• en
  • de
lighting up a cigar with cedar shavings

Lighting up a Cigar: Nothing to it

Let’s be quite clear: lighting a cigar is not an art form. But, still, from time to time even experienced cigar smokers have a hard time lighting them.

 

The wrong instrument, unfavorable wind conditions or unbridled haste before smoking suffice to denature the pleasure of enjoyment. In the last three and a half years, I’ve seen people light their beloved cigars in the strangest of ways … from the stove technique to using the barbecue.

But we don’t want to go into that further here. I just want to recap on some basics for the sake of completeness. Don’t light your cigar in the flame but on the flame. Depending on the intensity of the lighter/flame, one rotates the lighting end, at a slight angle, just over the top of the flame – about three millimeters (1/8 inches) above a soft flame, or about 12 to 25 millimeters (1/2–1 inches) above a jet flame or torch. Using a torch, one can also – the other way around – hold the cigar still and move the flame in a circular motion so that the burning end is made to glow from outside to inside.

xikar torch lighters allume pearl single flame black white

Photo: Xikar, Inc

When lighting a cigar, there are actually only two things to be aware of. First: we want to create the most even glow possible. Second: under all circumstances, we want to avoid charring the outside of the wrapper. That’s it. Should the cigar go out during smoking, simply remove the loose ash and repeat the lighting process.

The Instruments

Matches: The head of a match contains sulfur (actually odorless; only the gaseous sulfur compounds smell), which releases sulfur dioxide when it burns, and which then smells quite strong. If you’re going to use a match, then only use those made from wood, and please wait until the head of the match is completely burning.

Candles: Ninety percent of all candles are made from paraffin and release substances such as toluene, benzene and, above all, carbon – all of which are substances that we don’t want in our cigar because they smell terrible. That’s why cigars and candles don’t mix!

Cedar shavings: a harmless instrument, albeit somewhat complicated and tedious to use.

Lighters: Gas: no! It doesn’t matter how nice the lighter sounds, the gas smell in the cigar ruins the pleasure. There are numerous types of gas lighters that are constructed for all kinds of imaginable situations: so-called soft-flame lighters (those with a soft flame) and jet-flame lighters (also called torches). Both kinds come with one, two or even three flames.

In several print issues of Cigar Journal (e.g. 2/2014), we present an overview of the various models, their value for money, use and maintenance. One important aspect I’d like to dedicate space to here, though, is namely the “right” gas, because the functionality and lifespan of a lighter are closely linked.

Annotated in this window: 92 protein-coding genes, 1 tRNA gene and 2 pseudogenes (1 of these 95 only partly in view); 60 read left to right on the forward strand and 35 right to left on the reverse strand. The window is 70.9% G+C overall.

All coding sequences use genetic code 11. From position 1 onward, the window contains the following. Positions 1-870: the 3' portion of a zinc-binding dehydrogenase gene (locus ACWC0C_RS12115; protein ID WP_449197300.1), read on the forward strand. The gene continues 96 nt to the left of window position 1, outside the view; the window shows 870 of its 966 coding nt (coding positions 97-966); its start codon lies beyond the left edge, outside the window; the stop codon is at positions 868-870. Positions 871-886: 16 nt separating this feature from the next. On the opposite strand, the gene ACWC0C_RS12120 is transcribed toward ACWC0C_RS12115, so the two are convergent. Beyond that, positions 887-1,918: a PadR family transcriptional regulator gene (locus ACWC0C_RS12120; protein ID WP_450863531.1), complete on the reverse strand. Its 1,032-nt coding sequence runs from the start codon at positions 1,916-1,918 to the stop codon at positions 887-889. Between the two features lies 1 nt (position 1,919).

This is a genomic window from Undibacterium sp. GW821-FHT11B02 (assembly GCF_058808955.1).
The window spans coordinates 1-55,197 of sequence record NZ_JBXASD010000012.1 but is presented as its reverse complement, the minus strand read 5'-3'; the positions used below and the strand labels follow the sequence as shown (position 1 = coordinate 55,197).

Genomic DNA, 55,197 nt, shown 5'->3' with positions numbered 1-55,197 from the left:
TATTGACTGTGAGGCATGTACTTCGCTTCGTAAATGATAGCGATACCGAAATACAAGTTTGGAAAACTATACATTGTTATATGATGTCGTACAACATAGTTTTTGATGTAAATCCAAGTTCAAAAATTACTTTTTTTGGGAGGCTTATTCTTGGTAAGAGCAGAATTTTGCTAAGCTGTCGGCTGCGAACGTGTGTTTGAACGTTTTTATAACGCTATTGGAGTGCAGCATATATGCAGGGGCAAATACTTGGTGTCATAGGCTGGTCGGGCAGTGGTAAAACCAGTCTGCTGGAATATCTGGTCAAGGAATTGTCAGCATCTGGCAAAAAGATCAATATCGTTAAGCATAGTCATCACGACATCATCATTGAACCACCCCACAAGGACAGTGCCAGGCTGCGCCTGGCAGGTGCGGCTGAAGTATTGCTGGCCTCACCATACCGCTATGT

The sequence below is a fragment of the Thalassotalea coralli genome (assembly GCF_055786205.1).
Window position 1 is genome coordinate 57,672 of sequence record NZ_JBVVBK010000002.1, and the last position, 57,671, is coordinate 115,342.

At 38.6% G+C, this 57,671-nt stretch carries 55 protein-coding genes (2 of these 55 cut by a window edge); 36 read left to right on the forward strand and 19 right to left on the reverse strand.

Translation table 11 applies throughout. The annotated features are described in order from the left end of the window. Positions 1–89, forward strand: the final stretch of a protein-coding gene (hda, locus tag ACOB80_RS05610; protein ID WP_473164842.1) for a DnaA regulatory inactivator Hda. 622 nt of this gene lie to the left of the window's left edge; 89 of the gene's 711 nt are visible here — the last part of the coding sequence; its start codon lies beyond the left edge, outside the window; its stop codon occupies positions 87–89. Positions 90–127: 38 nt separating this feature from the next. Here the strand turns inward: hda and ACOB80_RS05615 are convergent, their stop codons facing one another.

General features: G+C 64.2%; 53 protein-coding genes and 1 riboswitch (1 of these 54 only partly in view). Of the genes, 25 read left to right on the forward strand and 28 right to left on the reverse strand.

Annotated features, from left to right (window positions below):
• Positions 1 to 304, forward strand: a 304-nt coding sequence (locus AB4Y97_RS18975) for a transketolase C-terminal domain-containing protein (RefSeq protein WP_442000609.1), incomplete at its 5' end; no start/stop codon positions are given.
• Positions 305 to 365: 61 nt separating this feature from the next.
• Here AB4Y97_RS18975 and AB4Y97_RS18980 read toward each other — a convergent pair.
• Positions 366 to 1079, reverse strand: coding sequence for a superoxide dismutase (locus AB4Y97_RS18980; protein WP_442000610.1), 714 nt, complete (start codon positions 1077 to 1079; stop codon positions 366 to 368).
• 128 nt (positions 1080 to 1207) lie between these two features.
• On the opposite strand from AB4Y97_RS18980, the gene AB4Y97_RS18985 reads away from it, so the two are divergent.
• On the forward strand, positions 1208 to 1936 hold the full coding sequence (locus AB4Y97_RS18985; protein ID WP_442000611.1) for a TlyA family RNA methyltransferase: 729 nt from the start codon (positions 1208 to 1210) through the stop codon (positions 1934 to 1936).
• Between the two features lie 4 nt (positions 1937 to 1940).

The Best Gas?

Lighter fluid normally consists of butane, isobutene, propane and vaporized butane. A misconception that persists among cigar smokers is that the more often the gas is refined, the better the lighter works. In truth, however, the number of refining processes alone is no testimony to the quality. It depends on whether and what kinds of foreign substances or impurities there are in the gas. (Note: the purest gas loses quality if it is filled into a dirty container).

It depends on whether and what kinds of foreign substances or impurities there are in the gas.

While researching the quality of the refills available on the market I noticed that not many providers give exact details about the purity of their gases. One exception is Xikar; the company communicates the values openly on their website. This creates trust.

A British test laboratory found residual amounts of between one and several hundred parts per million (ppm) of foreign substances in various products. A product by Ronson, with 224 ppm, faired quite badly in this field. In comparison: in the Purofine by Xikar, there is less than 15 ppm, according to providers. In various forums, the preferred products seem to be those from Colibri, Lucienne, Vector and Xikar. But good gases are not cheap. You can spend between EUR 3.50 and 12.50 per 100 milliliters (1.9 oz.). The larger the container, however, the cheaper the contents.

How To

There are any number of “how to light a cigar” videos on YouTube. The instructions from the Xikar founder for various lighter types are also very enlightening. Just search for the name Kurt van Keppel on Xikar’s Youtube Channel.

Information:

Xikar, Inc.
www.xikar.com

Colibri
www.colibri.com

Lucienne
www.lucienne.com

Vector Lighters  – KGM Industries Co., Inc.
www.vectorkgm.com

 

This article was published in the Cigar Journal Spring Edition 2014. Read more

Reinhold C. Widmayer

His journalistic career began in 1979 as a freelancer for German-language newspapers in the US, and later for Austrian media including Die Wochenpresse and Das Wirtschaftsblatt. For ten years he also produced programs for over 60 radio stations around the world. In 1994, Reinhold C. Widmayer devoted himself to all things cigar, publishing technical articles in cigar magazines. He began working for Cigar Journal in 2001 and became editor-in-chief in 2005; under his auspices the journal has established itself as the world’s leading cigar magazine.


Newsletter

Receive updates on major news and the best features from our website.

Related posts

Top